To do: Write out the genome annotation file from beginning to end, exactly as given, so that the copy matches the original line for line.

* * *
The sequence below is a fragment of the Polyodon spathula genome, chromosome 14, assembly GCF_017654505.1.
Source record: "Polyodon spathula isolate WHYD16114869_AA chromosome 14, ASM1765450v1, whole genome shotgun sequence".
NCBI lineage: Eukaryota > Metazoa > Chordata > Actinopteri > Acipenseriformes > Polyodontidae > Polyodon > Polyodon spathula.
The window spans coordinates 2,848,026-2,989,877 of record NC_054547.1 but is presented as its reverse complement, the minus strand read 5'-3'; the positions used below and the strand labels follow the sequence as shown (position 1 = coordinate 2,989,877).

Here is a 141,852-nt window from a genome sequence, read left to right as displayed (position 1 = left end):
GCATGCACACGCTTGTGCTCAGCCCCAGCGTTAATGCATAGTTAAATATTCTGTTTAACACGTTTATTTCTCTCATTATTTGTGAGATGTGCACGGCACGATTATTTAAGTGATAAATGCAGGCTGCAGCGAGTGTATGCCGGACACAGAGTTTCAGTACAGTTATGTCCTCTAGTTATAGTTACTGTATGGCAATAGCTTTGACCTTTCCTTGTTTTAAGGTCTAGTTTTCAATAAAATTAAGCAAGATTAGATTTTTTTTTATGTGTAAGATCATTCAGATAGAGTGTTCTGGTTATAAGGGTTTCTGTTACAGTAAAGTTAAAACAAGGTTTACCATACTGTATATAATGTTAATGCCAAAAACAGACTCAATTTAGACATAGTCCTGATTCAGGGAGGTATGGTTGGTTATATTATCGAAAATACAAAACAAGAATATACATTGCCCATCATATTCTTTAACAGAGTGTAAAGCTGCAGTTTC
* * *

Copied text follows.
The sequence below is a fragment of the Polyodon spathula genome, chromosome 14, assembly GCF_017654505.1.
Source record: "Polyodon spathula isolate WHYD16114869_AA chromosome 14, ASM1765450v1, whole genome shotgun sequence".
NCBI lineage: Eukaryota > Metazoa > Chordata > Actinopteri > Acipenseriformes > Polyodontidae > Polyodon > Polyodon spathula.
The window spans coordinates 2,848,026-2,989,877 of record NC_054547.1 but is presented as its reverse complement, the minus strand read 5'-3'; the positions used below and the strand labels follow the sequence as shown (position 1 = coordinate 2,989,877).

Here is a 141,852-nt window from a genome sequence, read left to right as displayed (position 1 = left end):
GCATGCACACGCTTGTGCTCAGCCCCAGCGTTAATGCATAGTTAAATATTCTGTTTAACACGTTTATTTCTCTCATTATTTGTGAGATGTGCACGGCACGATTATTTAAGTGATAAATGCAGGCTGCAGCGAGTGTATGCCGGACACAGAGTTTCAGTACAGTTATGTCCTCTAGTTATAGTTACTGTATGGCAATAGCTTTGACCTTTCCTTGTTTTAAGGTCTAGTTTTCAATAAAATTAAGCAAGATTAGATTTTTTTTTATGTGTAAGATCATTCAGATAGAGTGTTCTGGTTATAAGGGTTTCTGTTACAGTAAAGTTAAAACAAGGTTTACCATACTGTATATAATGTTAATGCCAAAAACAGACTCAATTTAGACATAGTCCTGATTCAGGGAGGTATGGTTGGTTATATTATCGAAAATACAAAACAAGAATATACATTGCCCATCATATTCTTTAACAGAGTGTAAAGCTGCAGTTTC